The Little Theatre

The Memorial Art Gallery
Also knows as the MAG, the Memorial Art Gallery was founded in 1913 and is the main hub for art in Rochester. The museum always has great exhibitions, and my personal favorite is the Italian Baroque Organ — which is played by students from the Eastman School of Music 1-3 pm on Sundays. The sound is truly incredible.

Genesee Brew House
Lucky you, your favorite Genny beer is home to our wonderful city. Located next to the scenic High Falls of Rochester, Genesee Brew House provides killer views, food and brew. You can tour the brewery and get a flight of some delicious brews. If you happen to be visiting the brewery in the winter, try their Salted Caramel Chocolate Porter — made with local Hedonist Artisan Chocolates. It will blow your mind! Also visit during the day so you can really get a view of the high falls.

Genesee Brew House

High Falls Bridge

The Corn Hill Neighborhood
Rochester’s oldest neighborhood, Corn Hill is nestled right close to the Genesee River in their own nook of Rochester. Grab a cup of coffee and either take a drive or walk through the pretty Corn Hill streets peppered with beautiful historic houses.

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  • The description of the George Eastman Museum here is regrettable. GEM is a world-class photography and film museum and home to one of the most important visual arts archives, film preservation centers, and photographic technology collections in the world. It regularly hosts compelling, must-see photo exhibitions and screens brilliantly-programmed film series every year-round. No doubt its gardens are lovely, but it is truly unfair for this guide to brush aside a visit to the museum itself because “you have to pay” to tour it. (You also have to pay to visit the Memorial Art Gallery and Strong Museum, but those don’t come with such discouraging caveats here!) It is also important to note that more than half of the exquisite gardens actually do require museum admission to access.

    It is unlike Design*Sponge to discourage supporting arts and heritage organizations, especially ones that provide such rewarding experiences for visitors. If you do truly consider the George Eastman Museum an important place to visit in Rochester—and it most definitely is!—I suggest modifying the language here to be more positive or at least neutral.

    • Ben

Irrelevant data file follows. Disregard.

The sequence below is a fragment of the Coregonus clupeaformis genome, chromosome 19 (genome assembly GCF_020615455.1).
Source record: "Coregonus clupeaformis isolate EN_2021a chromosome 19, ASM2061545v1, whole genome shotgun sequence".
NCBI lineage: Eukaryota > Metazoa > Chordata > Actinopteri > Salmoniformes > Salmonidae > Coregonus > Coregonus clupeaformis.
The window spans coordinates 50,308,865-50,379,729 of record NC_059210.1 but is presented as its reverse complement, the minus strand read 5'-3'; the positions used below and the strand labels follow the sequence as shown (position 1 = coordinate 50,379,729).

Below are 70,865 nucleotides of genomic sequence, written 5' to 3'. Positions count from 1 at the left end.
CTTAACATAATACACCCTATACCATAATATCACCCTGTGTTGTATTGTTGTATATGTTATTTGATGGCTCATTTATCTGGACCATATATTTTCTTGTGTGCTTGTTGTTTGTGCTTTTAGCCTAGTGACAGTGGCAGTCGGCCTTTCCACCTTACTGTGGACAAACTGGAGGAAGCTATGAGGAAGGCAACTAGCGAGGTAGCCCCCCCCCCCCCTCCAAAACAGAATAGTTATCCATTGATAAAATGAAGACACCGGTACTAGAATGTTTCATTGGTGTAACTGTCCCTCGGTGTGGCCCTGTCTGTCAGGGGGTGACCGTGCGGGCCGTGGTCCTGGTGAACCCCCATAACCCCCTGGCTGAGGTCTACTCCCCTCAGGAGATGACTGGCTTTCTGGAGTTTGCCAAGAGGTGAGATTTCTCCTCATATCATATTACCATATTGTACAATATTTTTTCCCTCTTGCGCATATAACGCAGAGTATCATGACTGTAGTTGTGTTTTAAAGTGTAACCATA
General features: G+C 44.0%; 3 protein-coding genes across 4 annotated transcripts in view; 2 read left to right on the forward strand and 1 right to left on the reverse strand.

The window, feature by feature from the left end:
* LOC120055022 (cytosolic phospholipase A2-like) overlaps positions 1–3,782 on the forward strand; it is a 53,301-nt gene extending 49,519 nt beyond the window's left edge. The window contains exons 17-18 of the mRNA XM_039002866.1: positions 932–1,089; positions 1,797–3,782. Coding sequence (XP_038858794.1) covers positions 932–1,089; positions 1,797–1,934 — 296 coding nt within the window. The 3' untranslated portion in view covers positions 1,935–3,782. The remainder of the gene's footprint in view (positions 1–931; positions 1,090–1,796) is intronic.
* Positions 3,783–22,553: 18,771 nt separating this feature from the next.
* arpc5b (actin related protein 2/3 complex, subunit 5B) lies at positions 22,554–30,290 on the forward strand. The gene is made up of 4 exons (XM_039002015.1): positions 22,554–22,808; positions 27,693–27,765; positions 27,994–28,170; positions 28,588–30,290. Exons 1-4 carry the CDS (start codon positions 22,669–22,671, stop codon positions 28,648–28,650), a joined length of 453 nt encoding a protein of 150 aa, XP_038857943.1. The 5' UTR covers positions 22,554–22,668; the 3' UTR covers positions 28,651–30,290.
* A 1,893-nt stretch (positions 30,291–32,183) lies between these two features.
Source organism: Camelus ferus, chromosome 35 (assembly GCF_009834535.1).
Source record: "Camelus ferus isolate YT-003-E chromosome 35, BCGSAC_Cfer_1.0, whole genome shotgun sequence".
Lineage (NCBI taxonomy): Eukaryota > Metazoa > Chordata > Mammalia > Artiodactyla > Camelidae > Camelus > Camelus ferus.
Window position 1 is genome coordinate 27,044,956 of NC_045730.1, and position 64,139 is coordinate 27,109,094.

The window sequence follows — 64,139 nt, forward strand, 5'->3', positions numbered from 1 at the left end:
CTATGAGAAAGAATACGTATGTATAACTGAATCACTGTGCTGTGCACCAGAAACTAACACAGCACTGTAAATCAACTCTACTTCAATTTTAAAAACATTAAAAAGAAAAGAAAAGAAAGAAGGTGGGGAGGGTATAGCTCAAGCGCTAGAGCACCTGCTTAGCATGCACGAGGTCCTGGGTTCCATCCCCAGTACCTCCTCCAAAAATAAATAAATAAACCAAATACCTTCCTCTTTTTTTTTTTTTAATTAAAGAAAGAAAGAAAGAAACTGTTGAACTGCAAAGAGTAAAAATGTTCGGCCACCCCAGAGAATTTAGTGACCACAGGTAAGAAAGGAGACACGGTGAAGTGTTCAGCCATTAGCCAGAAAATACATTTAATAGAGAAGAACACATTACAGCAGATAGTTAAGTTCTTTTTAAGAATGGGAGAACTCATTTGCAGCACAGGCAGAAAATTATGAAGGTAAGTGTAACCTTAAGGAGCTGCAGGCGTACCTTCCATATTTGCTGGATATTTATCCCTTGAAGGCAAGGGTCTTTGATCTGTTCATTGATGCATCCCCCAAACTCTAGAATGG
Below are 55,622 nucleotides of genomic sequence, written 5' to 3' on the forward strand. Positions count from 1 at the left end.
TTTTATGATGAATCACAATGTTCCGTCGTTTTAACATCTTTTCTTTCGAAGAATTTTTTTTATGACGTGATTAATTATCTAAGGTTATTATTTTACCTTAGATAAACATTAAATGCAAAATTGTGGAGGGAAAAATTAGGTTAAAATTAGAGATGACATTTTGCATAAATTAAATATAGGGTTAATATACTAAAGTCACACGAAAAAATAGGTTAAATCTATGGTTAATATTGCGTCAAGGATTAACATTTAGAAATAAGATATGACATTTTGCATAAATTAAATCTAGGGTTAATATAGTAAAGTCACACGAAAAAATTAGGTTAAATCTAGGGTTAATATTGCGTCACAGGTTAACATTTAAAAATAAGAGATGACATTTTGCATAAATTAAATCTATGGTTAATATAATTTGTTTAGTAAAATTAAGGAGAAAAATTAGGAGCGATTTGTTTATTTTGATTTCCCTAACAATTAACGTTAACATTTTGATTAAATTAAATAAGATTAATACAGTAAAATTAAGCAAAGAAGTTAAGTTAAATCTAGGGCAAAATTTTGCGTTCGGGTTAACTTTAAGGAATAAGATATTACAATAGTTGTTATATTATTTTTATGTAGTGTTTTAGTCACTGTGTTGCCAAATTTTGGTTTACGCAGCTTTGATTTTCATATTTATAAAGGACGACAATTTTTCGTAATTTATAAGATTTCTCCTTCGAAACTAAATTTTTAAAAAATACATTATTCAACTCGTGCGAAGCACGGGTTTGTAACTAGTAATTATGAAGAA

I’m sorry if the wording felt that way to you, that was not our intention in the least.

      The museum, and gardens, are directly under a heading that says “Place to visit”, so the post is in no way suggesting should not visit or pay the fee. It merely clarifies that you have to pay to tour the museum, which is important to note as many of our commenters get upset when we don’t indicate something has a fee.

      If we left something off of a list or said, “Don’t go, you have to pay”, I would most definitely understand feeling we were being discouraging, but I feel strongly that this wording is not suggesting anyone avoid the museum in any way. We would never, and have never, “discouraged supporting arts and heritage organizations”.


  • What a fantastic guide on Rochester! Having lived here all my life, it’s refreshing to see my hometown from the perspective of my neighbors. Yes, we have all that to offer and so much more. I like the analogy that we are a “hidden gem” because indeed we are and when allowed, we shine so brightly. Thank you for this wonderful post!

  • I moved to Rochester from Boston five years ago, and still love it. I think Rochester has a great density of cultural assets for a city its size – the Xerox Jazz Festival, Wall Therapy public art, and many others that didn’t make this list! Thanks for sharing our city with the world.

  • I absolutely love this post! I spent my first 15 years living in a Rochester suburb and you had me at Abbotts! It’s one of my first stops every time I visit. Well that and the nearest Wegmans!!

  • What a great guide! I missed out on the special holiday stout last December at the Genessee Brew House and will NOT do that again!

  • For cheap eats I HIGHLY recommend Dogtown Hots on Monroe Ave. Amazing, and tons to of combos to choose from. They also have meat-free options for vegetarians.

    I loved reading this post, as a Rochestarian it’s always fun to see the city featured!

  • I was a grad student in Rochester twenty-five years ago and this post makes me feel such nostalgia – even the images of piled up snow. Was worried that the loss of Kodak had negatively impacted the city, but it sounds like it’s even hipper now. One of my first dates with my future husband was at a Wegmans. It’s just that good. None of the supermarket chains here in the south even come close to its fabulousness!

  • What a surprise to see my hometown on my favorite blog this morning! Love it. Those are all of my favorite places. A couple more to sneak in: the Highland conservatory is great for a break from winter (fee), Cure is a hip Americana restaurant, and Glen Edith has the best lattes (Lavender Cardamom, Maple, Vanilla Bean). For a date night we especially like free concerts at the Eastman Theater and gelato, coffee, and crepes on the canal in Pittsford.